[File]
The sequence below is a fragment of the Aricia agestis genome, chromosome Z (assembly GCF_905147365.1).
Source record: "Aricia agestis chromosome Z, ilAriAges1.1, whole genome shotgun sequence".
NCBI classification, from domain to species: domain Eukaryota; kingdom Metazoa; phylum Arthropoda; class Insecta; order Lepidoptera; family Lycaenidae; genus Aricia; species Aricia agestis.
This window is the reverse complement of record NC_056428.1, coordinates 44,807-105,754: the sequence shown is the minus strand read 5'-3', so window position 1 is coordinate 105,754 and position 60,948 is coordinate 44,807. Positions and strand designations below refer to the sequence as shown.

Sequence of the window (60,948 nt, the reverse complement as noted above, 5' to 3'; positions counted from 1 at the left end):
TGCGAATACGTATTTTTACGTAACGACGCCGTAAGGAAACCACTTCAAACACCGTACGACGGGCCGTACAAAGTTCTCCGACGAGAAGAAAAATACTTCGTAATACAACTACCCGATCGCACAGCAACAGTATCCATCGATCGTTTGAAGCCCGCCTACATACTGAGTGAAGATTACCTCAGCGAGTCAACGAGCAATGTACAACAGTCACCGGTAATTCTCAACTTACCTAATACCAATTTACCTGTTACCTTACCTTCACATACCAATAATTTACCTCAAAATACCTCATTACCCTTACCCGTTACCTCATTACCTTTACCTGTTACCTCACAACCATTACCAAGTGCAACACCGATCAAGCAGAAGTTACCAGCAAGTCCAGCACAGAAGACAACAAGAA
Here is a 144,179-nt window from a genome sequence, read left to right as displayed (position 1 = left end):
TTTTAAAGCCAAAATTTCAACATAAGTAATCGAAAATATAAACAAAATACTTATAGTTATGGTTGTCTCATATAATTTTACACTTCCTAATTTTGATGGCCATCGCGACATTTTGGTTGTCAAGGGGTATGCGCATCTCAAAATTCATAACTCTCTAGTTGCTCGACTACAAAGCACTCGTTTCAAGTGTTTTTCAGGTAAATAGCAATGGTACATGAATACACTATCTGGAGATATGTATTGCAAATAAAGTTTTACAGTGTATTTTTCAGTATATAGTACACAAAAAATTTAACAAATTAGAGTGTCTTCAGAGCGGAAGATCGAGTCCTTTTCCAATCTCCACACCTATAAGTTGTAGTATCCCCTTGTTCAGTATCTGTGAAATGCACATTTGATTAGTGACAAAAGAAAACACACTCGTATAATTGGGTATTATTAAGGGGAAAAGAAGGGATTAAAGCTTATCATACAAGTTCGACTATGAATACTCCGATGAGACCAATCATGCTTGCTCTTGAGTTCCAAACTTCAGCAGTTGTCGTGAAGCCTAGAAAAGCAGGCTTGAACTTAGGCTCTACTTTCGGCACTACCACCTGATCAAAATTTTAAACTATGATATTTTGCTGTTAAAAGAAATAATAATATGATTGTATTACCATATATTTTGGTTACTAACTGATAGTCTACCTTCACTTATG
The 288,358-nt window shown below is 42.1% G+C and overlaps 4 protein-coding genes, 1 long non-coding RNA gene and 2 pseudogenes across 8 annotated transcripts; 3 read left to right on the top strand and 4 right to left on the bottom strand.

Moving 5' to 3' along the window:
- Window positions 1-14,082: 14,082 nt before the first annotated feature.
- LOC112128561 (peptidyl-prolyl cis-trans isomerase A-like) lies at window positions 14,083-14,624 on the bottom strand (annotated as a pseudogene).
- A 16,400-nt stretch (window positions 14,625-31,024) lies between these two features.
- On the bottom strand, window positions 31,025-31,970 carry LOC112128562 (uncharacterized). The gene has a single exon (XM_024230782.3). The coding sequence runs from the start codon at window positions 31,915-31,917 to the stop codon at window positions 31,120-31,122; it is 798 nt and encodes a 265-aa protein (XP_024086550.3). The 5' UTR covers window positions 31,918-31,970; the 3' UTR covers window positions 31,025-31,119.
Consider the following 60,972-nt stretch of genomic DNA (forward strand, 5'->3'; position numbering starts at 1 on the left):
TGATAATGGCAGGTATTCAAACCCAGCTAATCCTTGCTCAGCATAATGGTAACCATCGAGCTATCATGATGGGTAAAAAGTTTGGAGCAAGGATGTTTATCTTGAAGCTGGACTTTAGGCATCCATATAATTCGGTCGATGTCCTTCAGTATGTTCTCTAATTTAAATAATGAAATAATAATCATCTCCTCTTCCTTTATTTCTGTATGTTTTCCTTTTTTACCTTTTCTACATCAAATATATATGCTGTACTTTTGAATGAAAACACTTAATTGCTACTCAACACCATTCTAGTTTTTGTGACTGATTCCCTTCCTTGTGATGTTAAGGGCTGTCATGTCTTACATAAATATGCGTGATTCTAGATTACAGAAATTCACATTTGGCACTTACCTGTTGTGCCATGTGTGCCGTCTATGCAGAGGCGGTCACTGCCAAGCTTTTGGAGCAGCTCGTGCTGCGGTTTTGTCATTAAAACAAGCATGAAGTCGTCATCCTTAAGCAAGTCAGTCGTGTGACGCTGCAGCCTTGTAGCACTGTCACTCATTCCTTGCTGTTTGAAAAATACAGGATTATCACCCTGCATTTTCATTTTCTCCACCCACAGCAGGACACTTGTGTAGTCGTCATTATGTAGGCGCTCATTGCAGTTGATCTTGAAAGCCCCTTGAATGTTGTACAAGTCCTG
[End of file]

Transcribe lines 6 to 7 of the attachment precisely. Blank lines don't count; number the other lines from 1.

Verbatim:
TGCGAATACGTATTTTTACGTAACGACGCCGTAAGGAAACCACTTCAAACACCGTACGACGGGCCGTACAAAGTTCTCCGACGAGAAGAAAAATACTTCGTAATACAACTACCCGATCGCACAGCAACAGTATCCATCGATCGTTTGAAGCCCGCCTACATACTGAGTGAAGATTACCTCAGCGAGTCAACGAGCAATGTACAACAGTCACCGGTAATTCTCAACTTACCTAATACCAATTTACCTGTTACCTTACCTTCACATACCAATAATTTACCTCAAAATACCTCATTACCCTTACCCGTTACCTCATTACCTTTACCTGTTACCTCACAACCATTACCAAGTGCAACACCGATCAAGCAGAAGTTACCAGCAAGTCCAGCACAGAAGACAACAAGAA
Here is a 144,179-nt window from a genome sequence, read left to right as displayed (position 1 = left end):